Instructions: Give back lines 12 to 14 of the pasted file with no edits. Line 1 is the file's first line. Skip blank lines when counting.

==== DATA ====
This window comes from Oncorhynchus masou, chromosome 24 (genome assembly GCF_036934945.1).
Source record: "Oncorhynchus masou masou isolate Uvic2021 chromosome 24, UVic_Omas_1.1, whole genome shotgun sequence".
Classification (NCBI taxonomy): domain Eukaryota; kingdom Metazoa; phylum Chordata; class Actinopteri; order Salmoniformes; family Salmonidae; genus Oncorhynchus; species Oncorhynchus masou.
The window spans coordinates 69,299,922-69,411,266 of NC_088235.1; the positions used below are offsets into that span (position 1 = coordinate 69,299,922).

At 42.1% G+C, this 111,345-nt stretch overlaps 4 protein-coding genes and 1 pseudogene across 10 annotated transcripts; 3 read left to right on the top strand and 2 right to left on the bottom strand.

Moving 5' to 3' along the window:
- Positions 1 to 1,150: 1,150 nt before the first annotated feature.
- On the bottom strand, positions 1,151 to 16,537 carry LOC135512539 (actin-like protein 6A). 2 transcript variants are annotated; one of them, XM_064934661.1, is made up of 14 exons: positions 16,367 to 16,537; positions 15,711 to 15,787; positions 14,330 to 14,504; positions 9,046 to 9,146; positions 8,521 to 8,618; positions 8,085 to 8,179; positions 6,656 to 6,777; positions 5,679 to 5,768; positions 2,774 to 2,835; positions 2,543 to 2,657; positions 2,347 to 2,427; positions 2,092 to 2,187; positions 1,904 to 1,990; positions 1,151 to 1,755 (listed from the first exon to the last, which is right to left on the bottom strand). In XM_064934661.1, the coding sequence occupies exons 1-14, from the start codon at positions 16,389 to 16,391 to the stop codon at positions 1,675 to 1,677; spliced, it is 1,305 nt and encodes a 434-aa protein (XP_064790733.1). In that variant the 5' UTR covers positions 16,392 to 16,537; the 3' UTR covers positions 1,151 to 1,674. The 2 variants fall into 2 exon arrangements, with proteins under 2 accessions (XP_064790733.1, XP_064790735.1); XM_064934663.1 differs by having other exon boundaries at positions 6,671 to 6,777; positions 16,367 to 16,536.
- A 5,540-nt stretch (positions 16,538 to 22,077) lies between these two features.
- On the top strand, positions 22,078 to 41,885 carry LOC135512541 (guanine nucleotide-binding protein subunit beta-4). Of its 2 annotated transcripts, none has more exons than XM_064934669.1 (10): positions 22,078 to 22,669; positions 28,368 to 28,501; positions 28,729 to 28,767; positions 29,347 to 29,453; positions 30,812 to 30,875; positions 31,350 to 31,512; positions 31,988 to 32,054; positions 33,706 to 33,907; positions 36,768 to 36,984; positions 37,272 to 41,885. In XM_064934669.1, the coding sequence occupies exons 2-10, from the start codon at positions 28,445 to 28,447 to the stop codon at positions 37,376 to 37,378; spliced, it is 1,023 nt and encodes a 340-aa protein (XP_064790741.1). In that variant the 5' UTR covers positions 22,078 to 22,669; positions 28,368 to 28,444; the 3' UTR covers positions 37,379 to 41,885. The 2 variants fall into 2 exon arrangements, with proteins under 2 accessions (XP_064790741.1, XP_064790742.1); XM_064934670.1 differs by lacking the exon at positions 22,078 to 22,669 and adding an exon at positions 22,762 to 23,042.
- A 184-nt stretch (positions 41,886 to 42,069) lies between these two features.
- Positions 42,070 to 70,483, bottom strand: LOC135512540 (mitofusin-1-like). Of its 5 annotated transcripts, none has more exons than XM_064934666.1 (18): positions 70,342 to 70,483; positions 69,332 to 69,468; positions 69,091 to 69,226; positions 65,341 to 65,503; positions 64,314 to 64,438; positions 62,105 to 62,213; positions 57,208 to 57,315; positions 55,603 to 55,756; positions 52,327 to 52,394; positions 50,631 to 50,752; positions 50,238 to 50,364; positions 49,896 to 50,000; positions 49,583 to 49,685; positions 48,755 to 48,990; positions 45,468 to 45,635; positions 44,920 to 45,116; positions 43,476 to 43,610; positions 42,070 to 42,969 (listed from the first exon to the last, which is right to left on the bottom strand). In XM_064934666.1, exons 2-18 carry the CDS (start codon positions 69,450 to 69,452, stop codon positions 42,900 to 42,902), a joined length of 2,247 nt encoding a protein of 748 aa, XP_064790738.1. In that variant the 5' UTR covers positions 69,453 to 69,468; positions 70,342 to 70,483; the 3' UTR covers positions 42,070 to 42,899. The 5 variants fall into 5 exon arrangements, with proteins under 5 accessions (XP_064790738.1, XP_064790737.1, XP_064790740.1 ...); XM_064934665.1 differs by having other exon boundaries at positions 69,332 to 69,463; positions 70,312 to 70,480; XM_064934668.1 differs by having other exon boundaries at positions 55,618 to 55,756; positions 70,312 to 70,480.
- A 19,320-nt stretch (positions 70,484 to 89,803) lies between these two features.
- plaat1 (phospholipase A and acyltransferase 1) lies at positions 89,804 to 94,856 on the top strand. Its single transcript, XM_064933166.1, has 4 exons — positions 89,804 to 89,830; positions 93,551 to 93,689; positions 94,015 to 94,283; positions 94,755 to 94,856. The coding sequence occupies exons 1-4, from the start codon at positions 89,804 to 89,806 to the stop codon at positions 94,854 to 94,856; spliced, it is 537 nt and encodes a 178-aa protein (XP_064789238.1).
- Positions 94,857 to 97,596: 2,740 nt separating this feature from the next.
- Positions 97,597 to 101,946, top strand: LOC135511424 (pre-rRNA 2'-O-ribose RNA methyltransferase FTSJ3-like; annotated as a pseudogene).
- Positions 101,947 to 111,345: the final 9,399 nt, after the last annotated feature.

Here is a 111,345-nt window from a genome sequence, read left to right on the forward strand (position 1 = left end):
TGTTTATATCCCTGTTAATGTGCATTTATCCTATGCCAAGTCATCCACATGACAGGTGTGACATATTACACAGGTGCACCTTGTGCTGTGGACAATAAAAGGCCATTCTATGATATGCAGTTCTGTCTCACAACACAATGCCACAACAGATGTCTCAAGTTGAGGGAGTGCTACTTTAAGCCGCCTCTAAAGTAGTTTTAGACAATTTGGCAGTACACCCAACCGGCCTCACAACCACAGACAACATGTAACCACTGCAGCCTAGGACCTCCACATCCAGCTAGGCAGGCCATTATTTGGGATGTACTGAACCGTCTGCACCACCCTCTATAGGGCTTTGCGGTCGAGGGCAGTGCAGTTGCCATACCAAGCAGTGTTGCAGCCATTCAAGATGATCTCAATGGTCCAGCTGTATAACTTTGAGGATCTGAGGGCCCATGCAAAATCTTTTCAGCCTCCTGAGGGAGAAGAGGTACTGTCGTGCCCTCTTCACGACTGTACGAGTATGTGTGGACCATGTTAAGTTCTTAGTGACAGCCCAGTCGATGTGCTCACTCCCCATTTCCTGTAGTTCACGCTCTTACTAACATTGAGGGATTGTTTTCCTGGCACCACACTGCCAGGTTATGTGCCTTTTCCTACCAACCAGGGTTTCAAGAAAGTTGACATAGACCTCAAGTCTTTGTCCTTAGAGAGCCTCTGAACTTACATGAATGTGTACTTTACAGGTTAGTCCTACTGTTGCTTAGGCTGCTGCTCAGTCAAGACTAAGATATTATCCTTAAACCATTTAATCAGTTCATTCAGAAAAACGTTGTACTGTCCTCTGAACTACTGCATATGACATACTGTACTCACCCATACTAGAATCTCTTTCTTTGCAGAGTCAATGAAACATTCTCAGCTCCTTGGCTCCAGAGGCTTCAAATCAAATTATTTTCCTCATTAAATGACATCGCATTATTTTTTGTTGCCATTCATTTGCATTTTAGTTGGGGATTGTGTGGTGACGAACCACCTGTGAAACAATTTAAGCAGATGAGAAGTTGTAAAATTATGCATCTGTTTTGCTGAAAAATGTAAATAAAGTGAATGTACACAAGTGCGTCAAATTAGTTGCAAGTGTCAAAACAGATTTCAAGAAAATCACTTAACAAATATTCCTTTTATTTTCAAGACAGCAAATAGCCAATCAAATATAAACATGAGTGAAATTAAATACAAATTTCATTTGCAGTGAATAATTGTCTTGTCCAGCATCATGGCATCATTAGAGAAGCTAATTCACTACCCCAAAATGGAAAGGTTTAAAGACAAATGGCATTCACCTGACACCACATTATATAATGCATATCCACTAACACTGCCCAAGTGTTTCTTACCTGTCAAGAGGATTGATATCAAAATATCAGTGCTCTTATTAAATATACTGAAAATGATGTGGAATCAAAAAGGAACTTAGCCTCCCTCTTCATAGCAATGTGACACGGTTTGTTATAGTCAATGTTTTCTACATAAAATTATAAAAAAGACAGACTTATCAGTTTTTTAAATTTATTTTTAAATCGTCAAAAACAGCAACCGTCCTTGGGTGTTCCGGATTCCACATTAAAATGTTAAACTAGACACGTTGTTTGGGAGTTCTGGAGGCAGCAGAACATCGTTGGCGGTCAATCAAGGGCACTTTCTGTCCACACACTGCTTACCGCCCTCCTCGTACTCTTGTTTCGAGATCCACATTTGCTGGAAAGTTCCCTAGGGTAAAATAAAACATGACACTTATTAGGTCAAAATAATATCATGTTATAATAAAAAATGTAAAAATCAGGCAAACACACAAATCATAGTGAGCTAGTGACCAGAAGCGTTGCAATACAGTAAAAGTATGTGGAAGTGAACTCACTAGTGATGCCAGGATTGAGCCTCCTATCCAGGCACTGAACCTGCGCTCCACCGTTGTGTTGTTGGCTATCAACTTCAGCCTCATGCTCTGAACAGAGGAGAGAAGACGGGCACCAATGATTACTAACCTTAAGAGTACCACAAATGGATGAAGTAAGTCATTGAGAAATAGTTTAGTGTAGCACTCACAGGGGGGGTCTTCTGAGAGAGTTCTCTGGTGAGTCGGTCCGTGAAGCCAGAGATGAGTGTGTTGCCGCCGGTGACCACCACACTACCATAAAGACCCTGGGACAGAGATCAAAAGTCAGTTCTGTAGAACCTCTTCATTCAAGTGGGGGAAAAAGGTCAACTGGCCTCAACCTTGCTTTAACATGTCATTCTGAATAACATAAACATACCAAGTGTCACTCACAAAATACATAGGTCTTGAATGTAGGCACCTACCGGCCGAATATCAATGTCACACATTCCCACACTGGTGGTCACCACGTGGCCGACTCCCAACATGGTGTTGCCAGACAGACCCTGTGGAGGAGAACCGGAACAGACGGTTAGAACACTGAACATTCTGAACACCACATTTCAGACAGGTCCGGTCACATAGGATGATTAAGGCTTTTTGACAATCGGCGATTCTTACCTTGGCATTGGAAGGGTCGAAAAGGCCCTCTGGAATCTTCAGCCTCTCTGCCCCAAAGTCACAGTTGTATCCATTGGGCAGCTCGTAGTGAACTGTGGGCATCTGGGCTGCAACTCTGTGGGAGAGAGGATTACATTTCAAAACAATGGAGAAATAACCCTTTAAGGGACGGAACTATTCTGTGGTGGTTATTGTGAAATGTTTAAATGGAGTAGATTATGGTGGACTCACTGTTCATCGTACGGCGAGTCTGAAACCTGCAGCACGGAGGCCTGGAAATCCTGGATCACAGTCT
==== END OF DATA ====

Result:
- Positions 42,070 to 70,483, bottom strand: LOC135512540 (mitofusin-1-like). Of its 5 annotated transcripts, none has more exons than XM_064934666.1 (18): positions 70,342 to 70,483; positions 69,332 to 69,468; positions 69,091 to 69,226; positions 65,341 to 65,503; positions 64,314 to 64,438; positions 62,105 to 62,213; positions 57,208 to 57,315; positions 55,603 to 55,756; positions 52,327 to 52,394; positions 50,631 to 50,752; positions 50,238 to 50,364; positions 49,896 to 50,000; positions 49,583 to 49,685; positions 48,755 to 48,990; positions 45,468 to 45,635; positions 44,920 to 45,116; positions 43,476 to 43,610; positions 42,070 to 42,969 (listed from the first exon to the last, which is right to left on the bottom strand). In XM_064934666.1, exons 2-18 carry the CDS (start codon positions 69,450 to 69,452, stop codon positions 42,900 to 42,902), a joined length of 2,247 nt encoding a protein of 748 aa, XP_064790738.1. In that variant the 5' UTR covers positions 69,453 to 69,468; positions 70,342 to 70,483; the 3' UTR covers positions 42,070 to 42,899. The 5 variants fall into 5 exon arrangements, with proteins under 5 accessions (XP_064790738.1, XP_064790737.1, XP_064790740.1 ...); XM_064934665.1 differs by having other exon boundaries at positions 69,332 to 69,463; positions 70,312 to 70,480; XM_064934668.1 differs by having other exon boundaries at positions 55,618 to 55,756; positions 70,312 to 70,480.
- A 19,320-nt stretch (positions 70,484 to 89,803) lies between these two features.
- plaat1 (phospholipase A and acyltransferase 1) lies at positions 89,804 to 94,856 on the top strand. Its single transcript, XM_064933166.1, has 4 exons — positions 89,804 to 89,830; positions 93,551 to 93,689; positions 94,015 to 94,283; positions 94,755 to 94,856. The coding sequence occupies exons 1-4, from the start codon at positions 89,804 to 89,806 to the stop codon at positions 94,854 to 94,856; spliced, it is 537 nt and encodes a 178-aa protein (XP_064789238.1).